pers, but he was very young then, and
he Is now trying to live down tho past.
Whether he wrote thiigs or chased
cockroaches out of the paste pot Is
something Charles will not divulge him
self. And as ho seems sincere ln the
desire to forget his early career it would
be unkind to probe the past.
Just the same we are proud of our es
teemed contcmponfvles who have es
caped, as well as those who are half- I
way out, and hope some day to sec them
ln our midst.
ENGLISH NOUNS OF MULTITUDE.
Many "Ways of Expressing Number
Which Bafflo Foreigners. '
"TVhat a bewildering number of nouhn
of multltudo wo havo In our lansniau'o!"
remarked tho literary man as lie oat yes
terday ln tho Franklin Inn club. "Tho
othor day tho ddld of a friend of mine Il
lustrated this, as woll as tho Inborn
cruelty of youth. IIo wanted to 'play a
" 'All right,' said his mother. 'What Is
" 'Why. you'll bo a poor, little, blind,
lamo lamb and I'll -bo a fiock of tigers.'
"But why," continued tho literary man,
"was ho wrong? Why should wo havo to
speak only of a host of angels, a ehoal of
porpoises, a herd of buftaloee, a troop of
soldiers, a covey of partridges, a galaxy
of beauties, a horde of ruffians, a heap
of rubbish, a drovo of oxen, a mob of
blackguards, a school of wholes, a con
irrcKatlon of worshipers, a corps of engi
neers, a band of robbers, a awarm of lo
custH and a crowd of people?
"I romomber how a Frenchman, a friend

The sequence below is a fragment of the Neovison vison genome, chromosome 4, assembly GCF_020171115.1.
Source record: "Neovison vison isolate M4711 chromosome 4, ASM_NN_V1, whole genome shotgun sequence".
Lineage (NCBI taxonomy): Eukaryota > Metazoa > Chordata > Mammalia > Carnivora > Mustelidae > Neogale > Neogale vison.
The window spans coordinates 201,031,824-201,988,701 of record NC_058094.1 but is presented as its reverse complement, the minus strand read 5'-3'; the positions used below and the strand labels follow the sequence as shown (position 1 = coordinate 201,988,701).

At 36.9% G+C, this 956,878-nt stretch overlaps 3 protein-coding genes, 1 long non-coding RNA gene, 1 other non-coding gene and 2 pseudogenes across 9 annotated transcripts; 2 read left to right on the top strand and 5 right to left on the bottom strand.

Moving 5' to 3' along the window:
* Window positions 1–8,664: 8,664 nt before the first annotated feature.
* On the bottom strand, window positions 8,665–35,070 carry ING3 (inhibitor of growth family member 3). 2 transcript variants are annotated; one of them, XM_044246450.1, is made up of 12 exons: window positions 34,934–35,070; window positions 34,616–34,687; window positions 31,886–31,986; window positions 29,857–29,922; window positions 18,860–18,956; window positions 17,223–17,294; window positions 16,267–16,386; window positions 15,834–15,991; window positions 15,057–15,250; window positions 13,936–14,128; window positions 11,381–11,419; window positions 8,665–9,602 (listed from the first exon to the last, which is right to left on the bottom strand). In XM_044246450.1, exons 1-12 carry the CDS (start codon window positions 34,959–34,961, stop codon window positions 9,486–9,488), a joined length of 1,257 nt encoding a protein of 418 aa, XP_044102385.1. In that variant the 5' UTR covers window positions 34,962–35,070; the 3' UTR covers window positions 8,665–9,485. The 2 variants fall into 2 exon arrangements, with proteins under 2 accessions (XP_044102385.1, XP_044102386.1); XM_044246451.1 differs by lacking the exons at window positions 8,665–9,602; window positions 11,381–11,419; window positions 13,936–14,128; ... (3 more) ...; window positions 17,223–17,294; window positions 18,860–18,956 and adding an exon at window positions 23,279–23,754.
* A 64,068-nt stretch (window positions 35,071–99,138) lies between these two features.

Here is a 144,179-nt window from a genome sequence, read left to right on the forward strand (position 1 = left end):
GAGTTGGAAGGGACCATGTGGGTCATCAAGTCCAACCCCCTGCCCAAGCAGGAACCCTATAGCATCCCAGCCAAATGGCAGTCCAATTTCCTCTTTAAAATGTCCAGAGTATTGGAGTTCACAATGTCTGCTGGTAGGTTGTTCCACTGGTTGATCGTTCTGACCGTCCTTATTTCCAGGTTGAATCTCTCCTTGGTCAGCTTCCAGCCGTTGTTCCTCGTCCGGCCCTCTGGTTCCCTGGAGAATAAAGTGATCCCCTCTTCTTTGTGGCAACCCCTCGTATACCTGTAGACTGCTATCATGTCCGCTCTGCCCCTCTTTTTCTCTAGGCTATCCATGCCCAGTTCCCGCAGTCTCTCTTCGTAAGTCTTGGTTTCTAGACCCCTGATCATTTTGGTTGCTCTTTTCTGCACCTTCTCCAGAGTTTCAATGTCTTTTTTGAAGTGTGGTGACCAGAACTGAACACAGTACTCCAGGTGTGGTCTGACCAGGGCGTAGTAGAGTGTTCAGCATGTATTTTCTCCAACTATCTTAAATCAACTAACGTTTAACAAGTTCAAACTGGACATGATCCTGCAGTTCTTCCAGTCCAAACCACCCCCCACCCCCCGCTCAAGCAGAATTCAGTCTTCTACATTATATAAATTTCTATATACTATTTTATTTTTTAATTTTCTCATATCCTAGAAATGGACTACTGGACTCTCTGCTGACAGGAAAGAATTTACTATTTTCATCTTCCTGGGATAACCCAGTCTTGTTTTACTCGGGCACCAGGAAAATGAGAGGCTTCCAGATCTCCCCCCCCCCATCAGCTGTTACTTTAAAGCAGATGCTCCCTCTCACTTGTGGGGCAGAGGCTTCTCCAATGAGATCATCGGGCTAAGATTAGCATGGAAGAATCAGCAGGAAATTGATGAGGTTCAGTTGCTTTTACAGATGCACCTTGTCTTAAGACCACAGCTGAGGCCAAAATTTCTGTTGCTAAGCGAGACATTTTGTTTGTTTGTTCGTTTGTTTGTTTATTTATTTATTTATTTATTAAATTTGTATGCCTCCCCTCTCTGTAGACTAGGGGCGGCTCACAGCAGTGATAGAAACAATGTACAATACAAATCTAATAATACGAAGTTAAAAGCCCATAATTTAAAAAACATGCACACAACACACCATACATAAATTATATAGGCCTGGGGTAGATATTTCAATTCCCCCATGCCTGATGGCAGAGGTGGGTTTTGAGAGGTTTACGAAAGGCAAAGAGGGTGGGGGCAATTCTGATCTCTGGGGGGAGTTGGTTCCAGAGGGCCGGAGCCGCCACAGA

of mine, one pointed seaward and re
marked: 'Sco what a flock of ships.' I
told him that a flock of ships was called
a fleot, and added for his guldanco that a
llock of girls la called a bevy, that a bevy
of wolves la called a pack and that a pack
of thieves la called a caag-." Philadelphia
TALES ON FOOTBALL
NEW HAVEN, Conn., April 29.
When tho football rules committee
meets to act on possible changes In the
rules for next season It will recelvo sug
gestions " from F. H. Yost, who has
coached the University of Michigan
with such remarkable success. Mr.
Yost Is quoted as saying that his sug
gestions for changes in the rules were
as follows: "The most Important legis
lation to be considered by tho rules
committee is In regard to rule IS, which
governs the disposition of the men. This
rule should permit the use of cither six
or seven men on the line of scrimmage
between the twenty-flve-yard lines. If
this rulo reads about as follows, it
would make a much better gamo for
both spectators and players:
"Six men, at least, must be on the line
of scrimmage at all times, but If seven
men are on tho line of scrimmage be
tween tho twenty-flve-yard lines, then